From injustice to justice – how are geographers impacting the environment?

My previous blogs have been concerning environmental injustice, however I would now like to take the time to talk about justice and how geographers can enable and create grounds for it. As a geographer I play my part in promoting environmental justice by creating awareness and sharing knowledge, however as a student my reach is limited, other geographers, environmentalists and scientists go beyond this and contribute in depth research and time consuming studies to the environmental justice and injustice debate.

Geographers have something unique, a situated knowledge. Geographers recognise the connections between society and the environment, because this is what we are taught to recognise and appreciate. Everything is linked, the world is a delicate ecosystem, and everything is connected, an action in one place may have an impact somewhere else down the line. The awareness of this connection enables geographers to give well rounded and educated advice to other countries, companies and NGOS concerning environmental policy, schemes, projects and law.

Geographer’s contributions can be seen in the development of REDD+ (Reducing Emissions from Deforestation and forest Degradation) for example, where developing countries involved with the scheme faced difficulties in using high tech monitoring methods and top down approaches. Burgess et al (2010) suggested a shift away from technological methods and illustrated the positive effects well planned community based monitoring can have. Their evaluation of REDD+ in Tanzania demonstrated that embracing local knowledge of trees, plants and the local area increases the effectiveness of monitoring significantly. Local ability to measure the diameter of trees, correctly identify species and monitor changes in stock and species proved to be very cost effective for REDD+. This and other extensive studies on community based monitoring in REDD+ countries have demonstrated that in the long run it is beneficial for REDD+ in terms of cost effectiveness whilst also addressing poverty in the area through creating and sustaining reliable employment for locals. This example promotes the concept of justice through involving local communities in processes and decisions that have direct impact on their lives, at the same time as it protects the environment.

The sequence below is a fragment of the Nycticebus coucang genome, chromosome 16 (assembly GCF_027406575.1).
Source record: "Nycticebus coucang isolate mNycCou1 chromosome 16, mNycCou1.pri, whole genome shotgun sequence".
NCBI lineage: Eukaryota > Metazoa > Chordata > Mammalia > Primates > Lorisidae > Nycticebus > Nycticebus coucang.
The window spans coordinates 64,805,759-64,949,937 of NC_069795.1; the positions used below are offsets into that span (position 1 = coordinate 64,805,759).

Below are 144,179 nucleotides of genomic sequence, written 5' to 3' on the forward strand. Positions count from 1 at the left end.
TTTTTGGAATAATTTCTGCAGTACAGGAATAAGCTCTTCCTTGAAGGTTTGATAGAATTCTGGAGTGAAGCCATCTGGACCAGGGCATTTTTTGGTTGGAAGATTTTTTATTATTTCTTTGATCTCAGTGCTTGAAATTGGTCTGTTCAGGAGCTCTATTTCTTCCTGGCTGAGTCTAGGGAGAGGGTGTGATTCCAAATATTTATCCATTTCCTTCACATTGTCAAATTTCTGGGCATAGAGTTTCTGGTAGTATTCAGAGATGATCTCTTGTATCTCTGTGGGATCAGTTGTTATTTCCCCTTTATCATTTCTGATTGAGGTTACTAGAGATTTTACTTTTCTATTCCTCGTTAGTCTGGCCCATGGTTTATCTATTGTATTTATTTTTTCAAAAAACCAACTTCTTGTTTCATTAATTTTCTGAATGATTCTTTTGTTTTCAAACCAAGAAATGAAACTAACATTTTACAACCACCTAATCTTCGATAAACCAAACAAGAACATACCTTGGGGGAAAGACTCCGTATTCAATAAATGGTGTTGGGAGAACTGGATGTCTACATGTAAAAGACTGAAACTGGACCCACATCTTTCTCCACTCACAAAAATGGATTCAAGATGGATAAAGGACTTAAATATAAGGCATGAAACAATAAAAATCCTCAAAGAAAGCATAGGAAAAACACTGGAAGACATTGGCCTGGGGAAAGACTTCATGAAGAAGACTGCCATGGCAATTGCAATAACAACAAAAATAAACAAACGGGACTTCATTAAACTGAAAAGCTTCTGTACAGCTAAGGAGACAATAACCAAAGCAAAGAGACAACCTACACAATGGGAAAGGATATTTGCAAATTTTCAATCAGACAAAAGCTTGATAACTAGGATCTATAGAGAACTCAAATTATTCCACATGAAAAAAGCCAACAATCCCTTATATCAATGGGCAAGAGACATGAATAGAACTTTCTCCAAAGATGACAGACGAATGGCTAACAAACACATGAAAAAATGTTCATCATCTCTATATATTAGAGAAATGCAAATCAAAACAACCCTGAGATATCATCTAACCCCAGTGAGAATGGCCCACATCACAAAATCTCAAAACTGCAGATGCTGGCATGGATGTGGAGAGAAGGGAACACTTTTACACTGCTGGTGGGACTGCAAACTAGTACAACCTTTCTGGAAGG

Geographers have previously and will continue to carry out progressive research on environmental justice and injustice. Through research they are able to highlight advantages and disadvantages of different policies and schemes to improve the future of the environment and society, so that both can evolve in harmony. The skills almost unique to geographers such as the ability to adopt flexible approaches and ‘to take location and scale into account’ (Liverman, 2004) as well as the ability to incorporate both interests and concerns of the people involved from indigenous populations to NGOs and multinational corporations means geography as a discipline and individual geographers are simultaneously invested in the rights of the stakeholders as well as the future of our environment. This holistic view that geographers have is evident in the advice they give policy makers, project leaders and countries concerning their environmental practices and results in fair environmental practice reducing conflicts such as those over land rights and environmental services.

References:

Burgess, N.D. et al., 2010. Getting ready for REDD+ in Tanzania: a case study of progress and challenges. Oryx, 44 (3), pp. 339–351.

Liverman, D., 2004. Who Governs, at What Scale and at What Price? Geography, Environmental Governance, and the Commodification of Nature. Annals of the Association of American Geographers, 94 (4), pp. 734-738.

 

 

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